Visual historian Sarah Borealis talks about culinary tradition, eating in Oaxacan markets, and her new documentary “The Path of Stone Soup,” which explores the culinary heritage of Oaxaca’s Chinantla region. As Borealis explains,Chinantla’s specialty is a freshwater seafood soup “cooked to perfection using red hot stones.” I was interested to learn that the dish is traditionally prepared by men. The 24-minute documentary is the work of an international team that includes Borealis, director Arturo Juarez Aguilar, and César Gachupin de […]
As the LA Times reports, a new film on the 1994 murder of Luis Donaldo Colosio explores multiple conspiracy theories, all of which cast the PRI in a bad light. The article’s author, Ken Ellingwod, notes: “...the case has spawned a dizzying array of conspiracy theories and speculation over possible plotters, from cutthroat drug traffickers to members of Colosio’s Institutional Revolutionary Party, which ruled Mexico at the time. Some historians view the Colosio slaying as the blow that would propel […]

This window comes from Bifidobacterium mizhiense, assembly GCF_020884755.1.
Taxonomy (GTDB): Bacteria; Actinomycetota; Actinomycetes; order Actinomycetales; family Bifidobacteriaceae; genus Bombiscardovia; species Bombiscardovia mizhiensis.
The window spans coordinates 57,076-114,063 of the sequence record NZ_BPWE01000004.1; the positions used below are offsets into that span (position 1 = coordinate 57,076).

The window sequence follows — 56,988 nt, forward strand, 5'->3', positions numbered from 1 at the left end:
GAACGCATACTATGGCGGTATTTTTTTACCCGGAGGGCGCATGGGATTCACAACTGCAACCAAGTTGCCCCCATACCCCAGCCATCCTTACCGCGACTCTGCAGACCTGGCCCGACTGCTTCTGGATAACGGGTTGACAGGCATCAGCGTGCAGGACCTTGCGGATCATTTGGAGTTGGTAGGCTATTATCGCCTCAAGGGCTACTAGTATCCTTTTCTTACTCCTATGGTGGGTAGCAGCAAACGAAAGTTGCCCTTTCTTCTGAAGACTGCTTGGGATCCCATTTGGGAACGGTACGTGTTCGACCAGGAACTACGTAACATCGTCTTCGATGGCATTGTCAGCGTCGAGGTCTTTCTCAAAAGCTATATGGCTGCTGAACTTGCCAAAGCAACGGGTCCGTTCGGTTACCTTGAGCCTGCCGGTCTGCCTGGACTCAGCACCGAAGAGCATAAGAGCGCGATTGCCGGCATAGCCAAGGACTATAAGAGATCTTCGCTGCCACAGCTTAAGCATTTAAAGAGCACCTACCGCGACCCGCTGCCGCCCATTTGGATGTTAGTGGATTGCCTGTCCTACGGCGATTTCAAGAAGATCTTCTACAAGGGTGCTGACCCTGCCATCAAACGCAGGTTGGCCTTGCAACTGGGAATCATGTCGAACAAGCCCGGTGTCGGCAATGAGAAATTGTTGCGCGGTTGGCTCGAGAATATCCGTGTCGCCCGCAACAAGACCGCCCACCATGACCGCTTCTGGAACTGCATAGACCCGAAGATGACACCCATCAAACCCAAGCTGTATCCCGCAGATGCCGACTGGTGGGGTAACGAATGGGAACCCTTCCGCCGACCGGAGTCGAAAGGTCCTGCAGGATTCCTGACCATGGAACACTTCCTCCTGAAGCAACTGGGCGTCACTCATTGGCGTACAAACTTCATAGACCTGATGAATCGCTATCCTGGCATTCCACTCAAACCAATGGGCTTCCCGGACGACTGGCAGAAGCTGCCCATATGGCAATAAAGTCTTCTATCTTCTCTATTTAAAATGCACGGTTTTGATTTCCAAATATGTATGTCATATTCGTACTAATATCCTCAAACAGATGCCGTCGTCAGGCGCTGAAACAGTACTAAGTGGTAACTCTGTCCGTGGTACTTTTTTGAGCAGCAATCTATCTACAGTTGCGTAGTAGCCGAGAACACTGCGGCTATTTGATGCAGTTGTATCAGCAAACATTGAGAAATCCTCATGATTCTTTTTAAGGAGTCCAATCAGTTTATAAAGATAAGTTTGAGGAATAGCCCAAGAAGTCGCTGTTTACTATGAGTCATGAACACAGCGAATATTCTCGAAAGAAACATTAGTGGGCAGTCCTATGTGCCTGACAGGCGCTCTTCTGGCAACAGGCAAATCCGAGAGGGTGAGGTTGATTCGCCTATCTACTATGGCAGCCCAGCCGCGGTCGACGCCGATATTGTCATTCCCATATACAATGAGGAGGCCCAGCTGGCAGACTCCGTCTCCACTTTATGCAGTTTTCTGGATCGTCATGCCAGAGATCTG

Hi I recently seen this movie in my film class, my family is from mexico, I always have heard things passed on to me, in mexico who knows if any of these magical realism are really still passed on like in this movie if you have seen this. Just wondering. I hear it all the time hear in the U.S. about the medicines from the grandparents when they were alive, but anything like this movie?